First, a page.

Is there a statute of limitations on a bench warrant?

UPDATED: Aug 29, 2011

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Is there a statute of limitations on a bench warrant?

A family member of mine was arrested on theft less than $300 in relation to a series of bad checks that were written on a bank account cleaned out by an ex-fiance. The judge “spooked” him by saying he would give my family member the maximum, so he did not appear for trial. A warrant was issued for FTA; this was 22 years ago. This family member has not been in any trouble at all since this date. Not even a traffic ticket. I happened to come across MD’s record site andthe case is listed as a warrant. How can my family member take care of this? Should they speak with a criminal law attorney? In Caroline County, MD.

Asked on August 29, 2011 Maryland


M.D., Member, California and New York Bar / FreeAdvice Contributing Attorney

Answered 11 years ago | Contributor

There is no statute of limitations on a warrant; warrants do not expire. As you can see your family member still has one out for them. The fact of the matter is tat this could turn up at any time. Just because so many years have passed does not mean that it still can't cause your relative trouble.

This best hing to do is to hire a lawyer local to the court that issued the warrant. That is where the whole matter will need to be cleaned up. An criminal law attorney that practices in the area can use their contacts to your family member's best advantage. Appearing of their own accord will work in their favor.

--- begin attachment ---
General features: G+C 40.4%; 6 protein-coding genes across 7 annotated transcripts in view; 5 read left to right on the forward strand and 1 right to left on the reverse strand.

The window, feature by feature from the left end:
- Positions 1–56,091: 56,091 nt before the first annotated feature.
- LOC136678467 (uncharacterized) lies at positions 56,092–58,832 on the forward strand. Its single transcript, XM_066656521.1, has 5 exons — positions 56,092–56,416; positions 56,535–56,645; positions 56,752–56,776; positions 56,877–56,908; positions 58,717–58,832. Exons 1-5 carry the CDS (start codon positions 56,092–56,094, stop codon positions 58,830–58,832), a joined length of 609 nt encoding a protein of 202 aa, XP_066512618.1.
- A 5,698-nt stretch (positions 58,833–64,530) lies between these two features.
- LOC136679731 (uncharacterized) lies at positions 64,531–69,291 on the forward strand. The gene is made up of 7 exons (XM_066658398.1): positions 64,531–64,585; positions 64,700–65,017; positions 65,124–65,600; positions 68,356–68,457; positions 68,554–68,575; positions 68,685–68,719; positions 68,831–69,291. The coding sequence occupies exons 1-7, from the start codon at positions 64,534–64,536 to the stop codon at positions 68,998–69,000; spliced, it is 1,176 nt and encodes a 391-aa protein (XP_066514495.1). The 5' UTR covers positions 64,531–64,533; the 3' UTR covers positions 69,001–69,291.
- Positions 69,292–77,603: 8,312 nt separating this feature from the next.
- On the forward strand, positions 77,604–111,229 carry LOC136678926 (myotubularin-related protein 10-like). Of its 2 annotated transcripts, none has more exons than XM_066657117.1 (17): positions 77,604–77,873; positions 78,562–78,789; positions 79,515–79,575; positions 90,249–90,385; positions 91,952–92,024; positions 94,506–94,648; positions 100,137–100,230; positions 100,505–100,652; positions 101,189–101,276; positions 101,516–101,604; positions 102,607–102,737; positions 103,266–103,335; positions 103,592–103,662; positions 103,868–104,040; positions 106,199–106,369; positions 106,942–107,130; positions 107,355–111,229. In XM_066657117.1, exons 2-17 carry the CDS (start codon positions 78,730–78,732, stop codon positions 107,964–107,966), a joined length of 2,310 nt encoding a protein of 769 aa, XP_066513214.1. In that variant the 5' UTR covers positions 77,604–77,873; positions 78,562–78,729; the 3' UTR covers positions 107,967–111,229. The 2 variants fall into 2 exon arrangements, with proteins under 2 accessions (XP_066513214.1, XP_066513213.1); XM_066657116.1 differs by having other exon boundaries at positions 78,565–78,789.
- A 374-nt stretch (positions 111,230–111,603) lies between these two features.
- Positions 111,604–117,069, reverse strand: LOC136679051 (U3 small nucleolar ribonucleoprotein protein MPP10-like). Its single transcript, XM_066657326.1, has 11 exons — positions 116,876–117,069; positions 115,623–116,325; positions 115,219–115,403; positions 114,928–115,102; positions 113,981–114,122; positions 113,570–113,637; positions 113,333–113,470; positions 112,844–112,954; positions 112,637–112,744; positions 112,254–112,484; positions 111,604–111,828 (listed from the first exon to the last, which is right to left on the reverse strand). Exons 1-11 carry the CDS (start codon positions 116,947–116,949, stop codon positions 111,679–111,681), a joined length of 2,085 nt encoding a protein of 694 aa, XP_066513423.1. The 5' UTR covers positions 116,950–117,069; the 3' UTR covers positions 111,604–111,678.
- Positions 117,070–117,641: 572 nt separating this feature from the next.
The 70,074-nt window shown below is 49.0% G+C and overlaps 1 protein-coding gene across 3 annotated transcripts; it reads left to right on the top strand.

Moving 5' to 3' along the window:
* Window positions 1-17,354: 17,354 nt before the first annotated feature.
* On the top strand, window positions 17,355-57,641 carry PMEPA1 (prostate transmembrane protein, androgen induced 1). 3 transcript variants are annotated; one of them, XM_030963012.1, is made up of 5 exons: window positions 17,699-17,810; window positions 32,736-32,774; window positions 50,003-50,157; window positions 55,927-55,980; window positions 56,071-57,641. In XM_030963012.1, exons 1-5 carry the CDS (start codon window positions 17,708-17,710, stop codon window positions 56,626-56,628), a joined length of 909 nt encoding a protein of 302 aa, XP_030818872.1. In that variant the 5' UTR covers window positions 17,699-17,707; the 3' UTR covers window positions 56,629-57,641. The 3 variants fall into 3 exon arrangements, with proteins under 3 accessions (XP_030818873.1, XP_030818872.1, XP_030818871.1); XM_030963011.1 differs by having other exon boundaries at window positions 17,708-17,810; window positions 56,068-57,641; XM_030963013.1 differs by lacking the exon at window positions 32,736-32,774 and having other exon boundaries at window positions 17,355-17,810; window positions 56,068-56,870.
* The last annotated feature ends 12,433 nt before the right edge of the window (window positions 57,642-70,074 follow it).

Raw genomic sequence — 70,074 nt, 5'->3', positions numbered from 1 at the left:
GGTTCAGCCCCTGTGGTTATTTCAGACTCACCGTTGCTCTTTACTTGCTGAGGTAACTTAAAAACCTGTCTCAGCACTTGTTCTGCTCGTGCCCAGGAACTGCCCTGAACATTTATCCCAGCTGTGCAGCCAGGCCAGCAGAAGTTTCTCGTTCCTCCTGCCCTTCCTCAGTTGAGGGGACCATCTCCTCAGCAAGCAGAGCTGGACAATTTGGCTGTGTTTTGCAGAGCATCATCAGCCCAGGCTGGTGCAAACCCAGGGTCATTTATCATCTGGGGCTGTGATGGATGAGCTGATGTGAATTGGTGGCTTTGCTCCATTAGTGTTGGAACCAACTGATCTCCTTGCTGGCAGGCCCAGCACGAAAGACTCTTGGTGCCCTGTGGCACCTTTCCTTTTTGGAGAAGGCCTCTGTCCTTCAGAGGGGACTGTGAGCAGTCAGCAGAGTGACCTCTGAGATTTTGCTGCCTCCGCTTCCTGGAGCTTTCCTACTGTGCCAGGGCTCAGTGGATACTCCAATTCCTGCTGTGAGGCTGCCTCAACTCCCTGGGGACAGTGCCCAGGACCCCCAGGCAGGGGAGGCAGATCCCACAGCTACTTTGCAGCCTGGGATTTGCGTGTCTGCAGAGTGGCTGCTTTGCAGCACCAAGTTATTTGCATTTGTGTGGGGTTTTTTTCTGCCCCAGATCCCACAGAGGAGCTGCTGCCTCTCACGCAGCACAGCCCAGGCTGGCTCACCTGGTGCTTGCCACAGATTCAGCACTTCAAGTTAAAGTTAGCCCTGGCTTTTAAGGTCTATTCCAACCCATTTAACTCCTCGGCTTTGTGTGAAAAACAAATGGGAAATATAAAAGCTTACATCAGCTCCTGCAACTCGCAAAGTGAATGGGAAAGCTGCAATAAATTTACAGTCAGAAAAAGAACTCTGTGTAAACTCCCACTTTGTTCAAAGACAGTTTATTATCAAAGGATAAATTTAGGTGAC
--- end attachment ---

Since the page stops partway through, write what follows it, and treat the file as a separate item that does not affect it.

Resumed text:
IMPORTANT NOTICE: The Answer(s) provided above are for general information only. The attorney providing the answer was not serving as the attorney for the person submitting the question or in any attorney-client relationship with such person. Laws may vary from state to state, and sometimes change. Tiny variations in the facts, or a fact not set forth in a question, often can change a legal outcome or an attorney's conclusion. Although has verified the attorney was admitted to practice law in at least one jurisdiction, he or she may not be authorized to practice law in the jurisdiction referred to in the question, nor is he or she necessarily experienced in the area of the law involved. Unlike the information in the Answer(s) above, upon which you should NOT rely, for personal advice you can rely upon we suggest you retain an attorney to represent you.

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